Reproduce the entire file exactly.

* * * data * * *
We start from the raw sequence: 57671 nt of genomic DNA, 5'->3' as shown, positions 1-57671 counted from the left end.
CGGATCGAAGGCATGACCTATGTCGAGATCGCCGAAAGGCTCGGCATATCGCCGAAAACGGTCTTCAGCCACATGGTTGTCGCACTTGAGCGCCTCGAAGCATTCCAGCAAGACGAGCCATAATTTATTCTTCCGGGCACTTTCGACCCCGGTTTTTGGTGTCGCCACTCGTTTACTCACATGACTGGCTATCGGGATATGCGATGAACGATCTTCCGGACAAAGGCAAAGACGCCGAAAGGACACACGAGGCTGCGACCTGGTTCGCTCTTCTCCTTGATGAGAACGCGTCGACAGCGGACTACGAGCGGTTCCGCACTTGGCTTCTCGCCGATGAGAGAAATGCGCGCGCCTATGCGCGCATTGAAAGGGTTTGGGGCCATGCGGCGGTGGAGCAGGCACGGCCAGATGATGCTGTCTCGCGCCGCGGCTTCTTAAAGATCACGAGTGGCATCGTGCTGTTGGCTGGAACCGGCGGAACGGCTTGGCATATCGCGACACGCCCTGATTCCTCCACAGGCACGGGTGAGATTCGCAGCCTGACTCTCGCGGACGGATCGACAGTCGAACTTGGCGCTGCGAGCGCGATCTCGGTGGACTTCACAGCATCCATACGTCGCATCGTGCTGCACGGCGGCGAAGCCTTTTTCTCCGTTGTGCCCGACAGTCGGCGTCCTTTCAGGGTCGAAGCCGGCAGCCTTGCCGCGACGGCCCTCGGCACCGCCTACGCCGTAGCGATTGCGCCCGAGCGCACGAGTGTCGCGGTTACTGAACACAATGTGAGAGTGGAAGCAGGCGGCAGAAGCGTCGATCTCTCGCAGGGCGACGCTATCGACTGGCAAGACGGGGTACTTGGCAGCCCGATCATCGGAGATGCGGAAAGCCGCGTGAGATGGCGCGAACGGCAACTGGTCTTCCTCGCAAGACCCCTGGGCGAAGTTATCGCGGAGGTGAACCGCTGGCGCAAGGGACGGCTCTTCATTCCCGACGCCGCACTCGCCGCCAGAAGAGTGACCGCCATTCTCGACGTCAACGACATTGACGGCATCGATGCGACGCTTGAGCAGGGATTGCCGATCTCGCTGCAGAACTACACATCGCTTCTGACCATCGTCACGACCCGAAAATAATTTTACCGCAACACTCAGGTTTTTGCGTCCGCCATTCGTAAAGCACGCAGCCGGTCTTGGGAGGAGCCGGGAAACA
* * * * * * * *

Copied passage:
We start from the raw sequence: 57671 nt of genomic DNA, 5'->3' as shown, positions 1-57671 counted from the left end.
CGGATCGAAGGCATGACCTATGTCGAGATCGCCGAAAGGCTCGGCATATCGCCGAAAACGGTCTTCAGCCACATGGTTGTCGCACTTGAGCGCCTCGAAGCATTCCAGCAAGACGAGCCATAATTTATTCTTCCGGGCACTTTCGACCCCGGTTTTTGGTGTCGCCACTCGTTTACTCACATGACTGGCTATCGGGATATGCGATGAACGATCTTCCGGACAAAGGCAAAGACGCCGAAAGGACACACGAGGCTGCGACCTGGTTCGCTCTTCTCCTTGATGAGAACGCGTCGACAGCGGACTACGAGCGGTTCCGCACTTGGCTTCTCGCCGATGAGAGAAATGCGCGCGCCTATGCGCGCATTGAAAGGGTTTGGGGCCATGCGGCGGTGGAGCAGGCACGGCCAGATGATGCTGTCTCGCGCCGCGGCTTCTTAAAGATCACGAGTGGCATCGTGCTGTTGGCTGGAACCGGCGGAACGGCTTGGCATATCGCGACACGCCCTGATTCCTCCACAGGCACGGGTGAGATTCGCAGCCTGACTCTCGCGGACGGATCGACAGTCGAACTTGGCGCTGCGAGCGCGATCTCGGTGGACTTCACAGCATCCATACGTCGCATCGTGCTGCACGGCGGCGAAGCCTTTTTCTCCGTTGTGCCCGACAGTCGGCGTCCTTTCAGGGTCGAAGCCGGCAGCCTTGCCGCGACGGCCCTCGGCACCGCCTACGCCGTAGCGATTGCGCCCGAGCGCACGAGTGTCGCGGTTACTGAACACAATGTGAGAGTGGAAGCAGGCGGCAGAAGCGTCGATCTCTCGCAGGGCGACGCTATCGACTGGCAAGACGGGGTACTTGGCAGCCCGATCATCGGAGATGCGGAAAGCCGCGTGAGATGGCGCGAACGGCAACTGGTCTTCCTCGCAAGACCCCTGGGCGAAGTTATCGCGGAGGTGAACCGCTGGCGCAAGGGACGGCTCTTCATTCCCGACGCCGCACTCGCCGCCAGAAGAGTGACCGCCATTCTCGACGTCAACGACATTGACGGCATCGATGCGACGCTTGAGCAGGGATTGCCGATCTCGCTGCAGAACTACACATCGCTTCTGACCATCGTCACGACCCGAAAATAATTTTACCGCAACACTCAGGTTTTTGCGTCCGCCATTCGTAAAGCACGCAGCCGGTCTTGGGAGGAGCCGGGAAACA